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Motor Magazine: Eye on Electronics

The only permanent fix for an intermittent connection is to replace the terminal, right? Not necessarily. Mike discusses all of the options.

If you read last month's column, you're aware that connectors have become a hot topic of late in automotive service - and with good reason. There's some excellent data available to show that as many as 10 percent of all vehicles stranded on the side of the road are there due to the failure of some kind of electrical connection. This month, we'll concentrate on what you can do to help prevent these failures and how to go about fixing them when they do occur.

The basic problem with using mechanical connectors to join wires is that there'll always be motion in the connection as the metal expands and contracts. And with motion, the possibility of intermittency always exists. When terminals are mated together, there's a contact point or points where the two terminals touch. As these rub together through thousands and thousands of thermal cycles, the point of contact becomes worn, dirty, oxidized or contaminated. The result is either an intermittent or resistive connection between the two joined wires.

Intermittent connections wreak havoc with digital signals. For example, dropping a single bit of information from a Ford B/MAP sensor can change the meaning of the information going to the EEC-IV computer. Resistive connections are a particular problem when the sensor is of the analog type. For example, if a 2.5-volt output from the TPS signifies half-throttle, loosing a volt through the connection means that the computer thinks the engine is idling when, in fact, it's at a 60-mph cruise. That'll result in a lean fuel-air mix and a nasty surge.

And, as we said last month, in addition to wear; age also affects connector reliability. As a terminal's materials age, the different molecules of zinc, nickel and copper change their relative positions (called metal migration) and affect the performance of the terminal. As these materials age and wear, they're likely to become more abrasive, brittle, resistive and susceptible to breakage.Every terminal also has spring-like ability to provide the pressure needed to keep the contact points together despite vibration and thermal movement. The spring effect depends on the shape of the terminal and its metallurgy. Old terminals may simply loose some of their spring, and thus become intermittent.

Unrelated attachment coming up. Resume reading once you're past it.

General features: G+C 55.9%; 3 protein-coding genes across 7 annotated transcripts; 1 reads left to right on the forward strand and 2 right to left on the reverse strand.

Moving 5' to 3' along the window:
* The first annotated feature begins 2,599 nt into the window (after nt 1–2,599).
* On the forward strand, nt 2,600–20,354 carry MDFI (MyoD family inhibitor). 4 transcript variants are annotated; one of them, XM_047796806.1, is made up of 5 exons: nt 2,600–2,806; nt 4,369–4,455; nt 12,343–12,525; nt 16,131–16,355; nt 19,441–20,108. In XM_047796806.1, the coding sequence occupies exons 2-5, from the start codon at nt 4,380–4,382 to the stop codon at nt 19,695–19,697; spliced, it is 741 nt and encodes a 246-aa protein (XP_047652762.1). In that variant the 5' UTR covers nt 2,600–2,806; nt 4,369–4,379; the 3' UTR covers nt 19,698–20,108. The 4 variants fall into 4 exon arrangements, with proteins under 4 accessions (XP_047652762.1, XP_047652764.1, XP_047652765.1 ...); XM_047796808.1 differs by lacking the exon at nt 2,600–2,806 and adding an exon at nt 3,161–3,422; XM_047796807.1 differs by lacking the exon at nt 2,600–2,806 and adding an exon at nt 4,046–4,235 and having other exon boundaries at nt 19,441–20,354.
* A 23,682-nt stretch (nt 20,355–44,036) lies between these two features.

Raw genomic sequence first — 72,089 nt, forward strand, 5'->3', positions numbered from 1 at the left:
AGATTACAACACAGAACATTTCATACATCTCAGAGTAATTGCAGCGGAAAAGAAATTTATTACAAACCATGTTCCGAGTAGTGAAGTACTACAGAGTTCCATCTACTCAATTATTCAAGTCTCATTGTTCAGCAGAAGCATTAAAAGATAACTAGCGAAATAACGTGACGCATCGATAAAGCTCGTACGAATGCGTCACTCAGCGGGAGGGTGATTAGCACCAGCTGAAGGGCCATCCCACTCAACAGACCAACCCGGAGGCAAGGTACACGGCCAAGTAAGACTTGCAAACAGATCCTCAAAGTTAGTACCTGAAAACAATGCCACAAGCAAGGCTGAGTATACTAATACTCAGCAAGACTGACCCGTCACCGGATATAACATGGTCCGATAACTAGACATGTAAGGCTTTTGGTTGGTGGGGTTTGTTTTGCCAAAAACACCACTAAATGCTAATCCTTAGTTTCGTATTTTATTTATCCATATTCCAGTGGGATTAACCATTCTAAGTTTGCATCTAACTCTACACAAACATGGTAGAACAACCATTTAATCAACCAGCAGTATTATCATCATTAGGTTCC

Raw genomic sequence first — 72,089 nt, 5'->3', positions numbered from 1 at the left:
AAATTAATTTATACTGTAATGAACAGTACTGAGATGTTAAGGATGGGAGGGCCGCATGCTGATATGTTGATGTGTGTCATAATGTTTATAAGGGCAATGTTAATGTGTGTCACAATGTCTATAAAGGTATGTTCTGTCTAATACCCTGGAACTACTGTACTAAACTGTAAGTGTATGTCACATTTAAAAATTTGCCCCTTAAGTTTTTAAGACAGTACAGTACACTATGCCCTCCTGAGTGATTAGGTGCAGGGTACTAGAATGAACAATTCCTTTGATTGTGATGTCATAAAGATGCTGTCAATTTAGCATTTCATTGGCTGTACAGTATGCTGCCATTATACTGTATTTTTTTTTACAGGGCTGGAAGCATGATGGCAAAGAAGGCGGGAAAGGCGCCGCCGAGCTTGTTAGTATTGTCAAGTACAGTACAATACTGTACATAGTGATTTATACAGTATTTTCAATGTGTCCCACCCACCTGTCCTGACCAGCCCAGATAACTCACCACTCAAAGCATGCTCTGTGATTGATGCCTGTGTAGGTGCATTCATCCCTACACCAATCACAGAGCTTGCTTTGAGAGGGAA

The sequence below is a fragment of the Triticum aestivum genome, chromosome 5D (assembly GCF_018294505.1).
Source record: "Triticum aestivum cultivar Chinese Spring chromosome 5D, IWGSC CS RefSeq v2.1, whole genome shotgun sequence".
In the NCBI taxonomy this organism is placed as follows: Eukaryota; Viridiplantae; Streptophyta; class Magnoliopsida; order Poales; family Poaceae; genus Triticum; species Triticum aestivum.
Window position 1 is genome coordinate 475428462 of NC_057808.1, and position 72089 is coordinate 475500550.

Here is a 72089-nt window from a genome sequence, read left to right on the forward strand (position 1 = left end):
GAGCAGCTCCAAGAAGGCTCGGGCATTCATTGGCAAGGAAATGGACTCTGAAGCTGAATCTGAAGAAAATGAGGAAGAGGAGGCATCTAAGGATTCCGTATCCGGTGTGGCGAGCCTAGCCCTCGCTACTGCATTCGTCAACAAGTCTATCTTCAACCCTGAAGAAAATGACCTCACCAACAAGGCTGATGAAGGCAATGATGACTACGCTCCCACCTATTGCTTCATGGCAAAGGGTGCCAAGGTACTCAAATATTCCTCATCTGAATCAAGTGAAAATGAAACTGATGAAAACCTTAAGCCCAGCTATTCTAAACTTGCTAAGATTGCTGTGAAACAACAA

When you pull apart a connector and find that one or more the terminals inside is bent or distorted, it's time to think about replacement. Crimping or further distorting the terminal is not likely to result in a good, long-term connection. Various after-market companies such as NAPA and Wells offer OE terminal kits that allow you to replace individual terminals in the connector block instead of the entire connector.

The primary reason for connector blocks is to allow the wiring harness to be pre-assembled and installed a piece at a time at the factory. The connectors at the individual components are there to allow these parts to be individually installed and later serviced as necessary. The point is that these connectors were never designed to be pulled apart repeatedly. Leaving them connected and properly mounted is probably the best way to prevent damage. If you have to pull a connector block apart, be sure to pull on or pry the plastic body only; never pull on the wires directly.

Although it isn't a very elegant repair, there's no reason why you can't jumper around a bad terminal in a wire harness connector. Just be sure to solder the connection on both sides and properly insulate it afterwards. Again the fix isn't pretty but it does work, and it's not likely to cause further problems.

Beyond breakage, the most likely causes of an intermittent connection are contamination or damage at the point of contact. The key to solving these problems is understanding what can go wrong and what different treatments can and cannot help. If the problem is simply dirt in the connector, any of the various aerosol electrical cleaners available at your local radio-TV parts house will work fine. Just spray a healthy dose at the terminals. What you are really doing is giving the connector a mechanical hosing or flushing.

Some of these cleaners used to contain a mild fluxing agent as well. The fluxing chemical removed light oxidation, as well as dirt, from the terminal metal. Because of various EPA regulations, however, these cleaners are not as available, or as effective, as they once were.